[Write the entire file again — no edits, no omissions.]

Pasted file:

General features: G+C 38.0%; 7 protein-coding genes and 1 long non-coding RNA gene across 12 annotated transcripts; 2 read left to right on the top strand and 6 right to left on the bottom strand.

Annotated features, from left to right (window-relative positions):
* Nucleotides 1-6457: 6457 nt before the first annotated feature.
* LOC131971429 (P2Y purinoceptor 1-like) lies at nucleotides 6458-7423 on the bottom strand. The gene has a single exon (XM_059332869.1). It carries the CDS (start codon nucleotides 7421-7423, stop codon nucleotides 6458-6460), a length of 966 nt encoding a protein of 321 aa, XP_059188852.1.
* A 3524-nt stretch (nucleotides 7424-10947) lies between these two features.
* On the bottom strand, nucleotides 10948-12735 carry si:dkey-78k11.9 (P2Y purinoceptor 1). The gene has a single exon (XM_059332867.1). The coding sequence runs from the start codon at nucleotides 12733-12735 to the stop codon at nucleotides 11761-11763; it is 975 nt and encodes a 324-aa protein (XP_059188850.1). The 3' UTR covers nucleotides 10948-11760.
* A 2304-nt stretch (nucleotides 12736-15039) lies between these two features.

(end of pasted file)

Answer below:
General features: G+C 38.0%; 7 protein-coding genes and 1 long non-coding RNA gene across 12 annotated transcripts; 2 read left to right on the top strand and 6 right to left on the bottom strand.

Annotated features, from left to right (window-relative positions):
* Nucleotides 1-6457: 6457 nt before the first annotated feature.
* LOC131971429 (P2Y purinoceptor 1-like) lies at nucleotides 6458-7423 on the bottom strand. The gene has a single exon (XM_059332869.1). It carries the CDS (start codon nucleotides 7421-7423, stop codon nucleotides 6458-6460), a length of 966 nt encoding a protein of 321 aa, XP_059188852.1.
* A 3524-nt stretch (nucleotides 7424-10947) lies between these two features.
* On the bottom strand, nucleotides 10948-12735 carry si:dkey-78k11.9 (P2Y purinoceptor 1). The gene has a single exon (XM_059332867.1). The coding sequence runs from the start codon at nucleotides 12733-12735 to the stop codon at nucleotides 11761-11763; it is 975 nt and encodes a 324-aa protein (XP_059188850.1). The 3' UTR covers nucleotides 10948-11760.
* A 2304-nt stretch (nucleotides 12736-15039) lies between these two features.